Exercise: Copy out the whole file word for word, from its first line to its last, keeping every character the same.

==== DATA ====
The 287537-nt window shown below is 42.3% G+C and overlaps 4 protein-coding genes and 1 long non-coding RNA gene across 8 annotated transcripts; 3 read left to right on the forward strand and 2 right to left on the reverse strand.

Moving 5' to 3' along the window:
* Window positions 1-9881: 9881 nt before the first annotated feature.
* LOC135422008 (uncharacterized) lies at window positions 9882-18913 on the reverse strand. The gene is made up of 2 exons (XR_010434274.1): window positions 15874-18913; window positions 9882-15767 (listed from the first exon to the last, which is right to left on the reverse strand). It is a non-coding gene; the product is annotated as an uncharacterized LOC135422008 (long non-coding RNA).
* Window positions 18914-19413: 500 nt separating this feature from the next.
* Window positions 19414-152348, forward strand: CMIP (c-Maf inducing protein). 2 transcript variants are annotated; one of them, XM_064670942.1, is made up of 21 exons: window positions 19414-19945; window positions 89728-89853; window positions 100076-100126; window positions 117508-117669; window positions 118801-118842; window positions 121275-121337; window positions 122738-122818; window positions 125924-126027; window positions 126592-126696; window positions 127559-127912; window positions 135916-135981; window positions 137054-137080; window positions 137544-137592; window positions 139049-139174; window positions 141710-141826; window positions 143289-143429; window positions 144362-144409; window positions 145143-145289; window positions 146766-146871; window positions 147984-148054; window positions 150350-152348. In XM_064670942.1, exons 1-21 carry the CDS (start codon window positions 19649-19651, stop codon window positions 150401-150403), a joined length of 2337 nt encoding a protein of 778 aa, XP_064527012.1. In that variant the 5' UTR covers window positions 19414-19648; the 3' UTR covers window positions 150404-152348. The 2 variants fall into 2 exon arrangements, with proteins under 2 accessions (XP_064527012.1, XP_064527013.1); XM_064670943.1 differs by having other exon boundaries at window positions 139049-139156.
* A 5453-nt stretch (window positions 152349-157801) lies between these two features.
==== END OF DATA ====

The 287537-nt window shown below is 42.3% G+C and overlaps 4 protein-coding genes and 1 long non-coding RNA gene across 8 annotated transcripts; 3 read left to right on the forward strand and 2 right to left on the reverse strand.

Moving 5' to 3' along the window:
* Window positions 1-9881: 9881 nt before the first annotated feature.
* LOC135422008 (uncharacterized) lies at window positions 9882-18913 on the reverse strand. The gene is made up of 2 exons (XR_010434274.1): window positions 15874-18913; window positions 9882-15767 (listed from the first exon to the last, which is right to left on the reverse strand). It is a non-coding gene; the product is annotated as an uncharacterized LOC135422008 (long non-coding RNA).
* Window positions 18914-19413: 500 nt separating this feature from the next.
* Window positions 19414-152348, forward strand: CMIP (c-Maf inducing protein). 2 transcript variants are annotated; one of them, XM_064670942.1, is made up of 21 exons: window positions 19414-19945; window positions 89728-89853; window positions 100076-100126; window positions 117508-117669; window positions 118801-118842; window positions 121275-121337; window positions 122738-122818; window positions 125924-126027; window positions 126592-126696; window positions 127559-127912; window positions 135916-135981; window positions 137054-137080; window positions 137544-137592; window positions 139049-139174; window positions 141710-141826; window positions 143289-143429; window positions 144362-144409; window positions 145143-145289; window positions 146766-146871; window positions 147984-148054; window positions 150350-152348. In XM_064670942.1, exons 1-21 carry the CDS (start codon window positions 19649-19651, stop codon window positions 150401-150403), a joined length of 2337 nt encoding a protein of 778 aa, XP_064527012.1. In that variant the 5' UTR covers window positions 19414-19648; the 3' UTR covers window positions 150404-152348. The 2 variants fall into 2 exon arrangements, with proteins under 2 accessions (XP_064527012.1, XP_064527013.1); XM_064670943.1 differs by having other exon boundaries at window positions 139049-139156.
* A 5453-nt stretch (window positions 152349-157801) lies between these two features.